Crohn's Disease is a condition when your body thinks food or healthy bacteria found in your intestines are dangerous. This causes your immune system to attack the bacteria and food, which causes inflammation to occur. This inflammation is what leads to symptoms such as abdominal pain, cramping, weight loss, and fatigue.

Because Crohn's Disease affects the digestive system, diet and nutrition can impact the symptoms of Crohn's in a variety of ways. Studies in the past have explored how different food choices can affect patients with active Crohn's disease, but there is currently no single accepted, scientifically proven diet for inflammatory bowel disease. Most experts believe, however, that some patients can find specific foods that trigger their symptoms during disease flares (called "trigger foods").

Food additivies are substances that affect the characteristics of any food (such as increasing the shelf life), and are regulated by the FDA. Although there are nearly 4,000 FDA-approved food additives, several additives have been reported to increase inflammation.

A recent study evaluated the presence of specific food additives (such as carrageenan, found in store-bought almond and coconut milk) in foods commonly eaten by pediatric Crohn's patients. The findings aim to influence future patient education on what foods or additives should be avoided to prevent disease activity in individuals with Crohn's.

How did researchers study the role of food additives?

Children aged 8-21 and their parents were interviewed by a trained nutritionist over the phone four times over the course of two years. These interviews recorded what foods the children had eaten in the last 24 hours, as well as how large the portions were. 4,965 unique foods that were mentioned in interviews were analyzed for the presence of food additives.

The research team focused on studying eight food additives that have been shown previously to cause intestinal inflammation and imbalance the gut "microbiome" (the diverse microbes that are part of the gastrointestinal tract).

The eight additives they focused on were:

  • Soy lecithin: one of the most common additives, seen in everything from tea bags to salad dressing
  • Carboxymethyl cellulose: a thickener often added to ice cream, dressing, cheese, and candy
  • Xanthan gum: a popular additive in sauces, salad dressing, and gluten-free products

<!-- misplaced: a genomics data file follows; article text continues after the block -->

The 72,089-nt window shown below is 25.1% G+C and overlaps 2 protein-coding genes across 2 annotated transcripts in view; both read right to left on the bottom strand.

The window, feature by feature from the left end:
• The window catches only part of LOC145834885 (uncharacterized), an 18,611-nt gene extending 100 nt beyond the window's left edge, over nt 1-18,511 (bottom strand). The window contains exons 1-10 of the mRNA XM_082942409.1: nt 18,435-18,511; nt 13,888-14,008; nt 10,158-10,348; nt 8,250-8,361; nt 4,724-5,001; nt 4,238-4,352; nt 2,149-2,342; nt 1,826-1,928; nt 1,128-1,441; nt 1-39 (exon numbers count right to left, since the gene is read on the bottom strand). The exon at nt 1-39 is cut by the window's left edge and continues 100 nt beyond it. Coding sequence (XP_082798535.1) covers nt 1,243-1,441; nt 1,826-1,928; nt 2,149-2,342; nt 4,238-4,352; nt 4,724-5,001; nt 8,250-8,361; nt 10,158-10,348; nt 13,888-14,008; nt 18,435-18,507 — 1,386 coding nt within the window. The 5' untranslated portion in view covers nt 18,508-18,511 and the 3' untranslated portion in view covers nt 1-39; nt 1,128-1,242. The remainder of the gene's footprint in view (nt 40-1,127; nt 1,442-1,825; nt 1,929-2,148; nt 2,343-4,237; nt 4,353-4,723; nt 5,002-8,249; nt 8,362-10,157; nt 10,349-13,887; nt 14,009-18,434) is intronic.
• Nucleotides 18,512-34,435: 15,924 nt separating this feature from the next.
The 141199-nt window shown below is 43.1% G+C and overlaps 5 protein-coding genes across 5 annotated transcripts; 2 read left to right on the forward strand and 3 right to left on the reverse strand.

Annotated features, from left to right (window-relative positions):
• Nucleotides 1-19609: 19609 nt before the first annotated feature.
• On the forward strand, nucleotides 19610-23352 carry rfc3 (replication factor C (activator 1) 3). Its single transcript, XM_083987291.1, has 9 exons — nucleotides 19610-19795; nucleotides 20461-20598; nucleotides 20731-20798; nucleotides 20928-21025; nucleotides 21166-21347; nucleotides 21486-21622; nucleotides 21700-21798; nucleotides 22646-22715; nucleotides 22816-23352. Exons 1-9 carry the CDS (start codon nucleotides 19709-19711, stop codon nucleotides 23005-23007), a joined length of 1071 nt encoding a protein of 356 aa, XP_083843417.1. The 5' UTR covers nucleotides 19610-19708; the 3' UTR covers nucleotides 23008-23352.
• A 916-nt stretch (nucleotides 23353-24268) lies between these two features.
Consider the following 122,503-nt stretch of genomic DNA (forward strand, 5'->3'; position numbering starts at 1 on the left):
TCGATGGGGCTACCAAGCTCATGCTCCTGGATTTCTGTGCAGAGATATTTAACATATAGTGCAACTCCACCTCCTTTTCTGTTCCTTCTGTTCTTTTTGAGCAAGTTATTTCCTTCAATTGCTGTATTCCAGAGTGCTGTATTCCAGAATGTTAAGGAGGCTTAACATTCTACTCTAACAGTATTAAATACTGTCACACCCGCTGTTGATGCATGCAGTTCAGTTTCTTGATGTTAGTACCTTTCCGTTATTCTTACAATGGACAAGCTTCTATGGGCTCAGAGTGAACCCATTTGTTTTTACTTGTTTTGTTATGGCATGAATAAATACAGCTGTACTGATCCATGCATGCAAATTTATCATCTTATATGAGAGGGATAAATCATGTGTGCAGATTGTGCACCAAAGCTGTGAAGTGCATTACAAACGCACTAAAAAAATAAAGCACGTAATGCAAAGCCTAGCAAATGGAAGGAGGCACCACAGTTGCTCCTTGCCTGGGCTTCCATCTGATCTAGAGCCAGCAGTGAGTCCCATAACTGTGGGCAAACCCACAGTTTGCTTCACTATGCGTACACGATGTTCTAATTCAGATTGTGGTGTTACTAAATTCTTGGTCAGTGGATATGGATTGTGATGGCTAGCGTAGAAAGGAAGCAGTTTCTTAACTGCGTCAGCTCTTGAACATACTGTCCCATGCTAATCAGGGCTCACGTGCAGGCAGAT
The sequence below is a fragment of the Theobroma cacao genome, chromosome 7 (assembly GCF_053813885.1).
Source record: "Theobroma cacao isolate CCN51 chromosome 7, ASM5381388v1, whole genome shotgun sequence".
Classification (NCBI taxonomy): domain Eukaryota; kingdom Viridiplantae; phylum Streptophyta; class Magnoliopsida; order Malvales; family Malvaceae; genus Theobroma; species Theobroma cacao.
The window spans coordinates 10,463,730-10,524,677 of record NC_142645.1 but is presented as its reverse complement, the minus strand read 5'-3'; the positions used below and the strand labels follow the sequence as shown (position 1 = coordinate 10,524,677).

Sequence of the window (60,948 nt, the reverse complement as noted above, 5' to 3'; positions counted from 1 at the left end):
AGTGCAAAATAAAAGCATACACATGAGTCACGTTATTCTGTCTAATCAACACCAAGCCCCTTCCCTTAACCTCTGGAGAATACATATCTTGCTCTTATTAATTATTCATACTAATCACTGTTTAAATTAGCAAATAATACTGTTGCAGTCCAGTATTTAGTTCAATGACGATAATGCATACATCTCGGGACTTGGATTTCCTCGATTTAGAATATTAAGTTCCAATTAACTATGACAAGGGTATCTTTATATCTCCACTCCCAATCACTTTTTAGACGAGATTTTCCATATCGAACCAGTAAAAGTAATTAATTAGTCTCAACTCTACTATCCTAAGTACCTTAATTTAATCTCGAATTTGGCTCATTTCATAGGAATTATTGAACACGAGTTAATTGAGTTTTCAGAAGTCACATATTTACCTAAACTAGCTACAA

• Maltodextrin: a thickener and preservative seen in yogurt, sauces, salad dressings
  • Titanium dioxide: found in candies, doughnuts, and other sweets
  • Carrageenan: found in store bought almond and coconut milk
  • Aluminosilicates: an additive that prevents clumping and is commonly in dairy drinks, sauces, and seasonings
  • Polysorbate-80: an additive that keeps sauces smooth, seen in products like ice cream and chewing gum

The researchers took into account whether the food was bought from large grocery store chains, restaurants, or home-made to determine what additive was likely to be in the food (for example, assuming that homemade bread pudding would probably contain soy lecithin because most bread products contain soy lecithin).

What did they find?

The research team found that the 135 children interviewed experienced an average of 5.4 total additive exposures per day.

Of the foods the analyzed, whole foods such as fresh fruits and vegetables contained no additives, however the majority of pre-packaged foods contained at least one of the food additives. Soy lecithin was the most common of the eight - contained in almost every bread and baked product. On the other hand, Aluminosilicates were not found in any of the food items.

What does this mean for you as a Crohn's Disease patient?

Although the amount of additives consumed is likely within the FDA’s established safety guidelines, it's not clear that the additives do not have a negative effect for individuals with compromised immune systems or sensitive GI tracts (such as those with Crohn's Disease). The new information gathered from this study will allow for a low-food-additive diet to be evaluated in Crohn's therapy, and see if they play a role in flare-ups.

With the availability of websites such as Fooducate and ones that provide food product content such as Walmart, accessing food ingredient information is becoming easier. Tracking your foods (and associated preservatives) eaten each day alongside symptoms experienced with a daily journal, phone, or computer app can help you determine what foods may be trigger foods for you.


Are you or a loved one interested in exploring what clinical trial treatments for Crohn's Disease (such as new diets) might be available for you? Let us know! We'll help you every step of the way. Sign up for Clara now or follow this link to learn more about how Clara supports patients through the clinical trials process.